Hidden Costs of Legacy Software

While it may seem that you are saving money by holding on to the legacy system, you could be hurting your company’s budget. The hidden costs of legacy software include:

1.    Maintenance and support

Maintaining an outdated system takes time and money. If the vendor decides to end the support, it can cost a hefty amount to resume it.

Most likely, you would need to delegate this task to a member of an internal team, who doesn’t have sufficient experience with this type of maintenance. As a result, you can run into compliance issues and leave the system vulnerable to security threats.

Another option is to hire a maintenance and support expert. However, the recruitment, onboarding, and retention costs of a new employee can be high.

2.    Security

If the vendor stops updating your legacy system, it becomes vulnerable to security breaches. If hackers find a loophole in existing security barriers, there won’t be anything you can do without the vendor’s updates.

Cyber security measures become outdated quickly. Without timely updates, cybercriminals will be able to hack the system and steal data.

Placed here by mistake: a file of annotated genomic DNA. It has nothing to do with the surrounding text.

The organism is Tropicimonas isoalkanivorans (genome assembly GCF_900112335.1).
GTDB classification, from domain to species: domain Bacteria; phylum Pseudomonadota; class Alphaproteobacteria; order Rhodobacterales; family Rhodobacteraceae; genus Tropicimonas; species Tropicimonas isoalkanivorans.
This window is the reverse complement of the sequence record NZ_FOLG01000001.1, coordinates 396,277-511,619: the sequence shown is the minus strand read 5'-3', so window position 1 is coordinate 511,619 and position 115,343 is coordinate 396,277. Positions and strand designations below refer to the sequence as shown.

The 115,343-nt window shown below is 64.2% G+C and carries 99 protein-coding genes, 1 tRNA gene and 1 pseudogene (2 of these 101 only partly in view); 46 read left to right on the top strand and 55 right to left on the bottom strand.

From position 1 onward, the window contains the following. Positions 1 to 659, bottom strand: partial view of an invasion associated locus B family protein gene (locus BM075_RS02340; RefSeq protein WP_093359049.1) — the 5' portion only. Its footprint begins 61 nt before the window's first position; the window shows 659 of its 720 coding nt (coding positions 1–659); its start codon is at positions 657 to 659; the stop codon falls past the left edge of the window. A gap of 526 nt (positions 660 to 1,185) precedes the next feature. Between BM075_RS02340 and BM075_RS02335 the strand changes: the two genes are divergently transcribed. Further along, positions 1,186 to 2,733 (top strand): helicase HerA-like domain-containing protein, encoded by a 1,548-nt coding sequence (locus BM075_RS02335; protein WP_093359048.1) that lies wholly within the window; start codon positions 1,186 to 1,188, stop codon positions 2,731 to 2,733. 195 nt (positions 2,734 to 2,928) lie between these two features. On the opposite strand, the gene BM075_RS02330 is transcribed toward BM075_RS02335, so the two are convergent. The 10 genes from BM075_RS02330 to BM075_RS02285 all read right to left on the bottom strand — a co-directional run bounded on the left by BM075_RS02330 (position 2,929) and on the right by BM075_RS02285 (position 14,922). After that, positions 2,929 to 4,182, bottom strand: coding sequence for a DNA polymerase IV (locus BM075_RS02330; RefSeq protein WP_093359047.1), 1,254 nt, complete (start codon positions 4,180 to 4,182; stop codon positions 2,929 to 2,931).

3.    Integration and compliance

If you are handling private customer data, you need high-quality and updated systems to ensure compliance. If your system becomes outdated due to the lack of support, the security vulnerability makes you non-compliant. This could lead to significant fines and other penalties.

4.    Lost business opportunities

Using outdated technology keeps you behind the competition. While industry leaders are already operating on the cloud and automating various parts of their operations, you are still trying to figure out how to eliminate manual data entering. Eventually, you are going to give up your market share and start losing money.

Meanwhile, many business opportunities are likely to pass you by since you don’t have the technology to handle them.

Legacy Software Modernization

If you are worried about using legacy systems but don’t want to spend money on app development, consider modernizing your existing system. Modernization involves upgrading the system so it regains its operational power, overcomes technology constraints, and supports the integration of other systems.

Modernized systems come with just as many benefits as new systems do. Meanwhile, they cut down the downtime and don’t have a significant learning curve.

Using outdated legacy systems isn’t just inconvenient, it’s dangerous. By continuing to take advantage of them, you are putting your entire company at risk of losing data, facing fines, and falling behind the competition.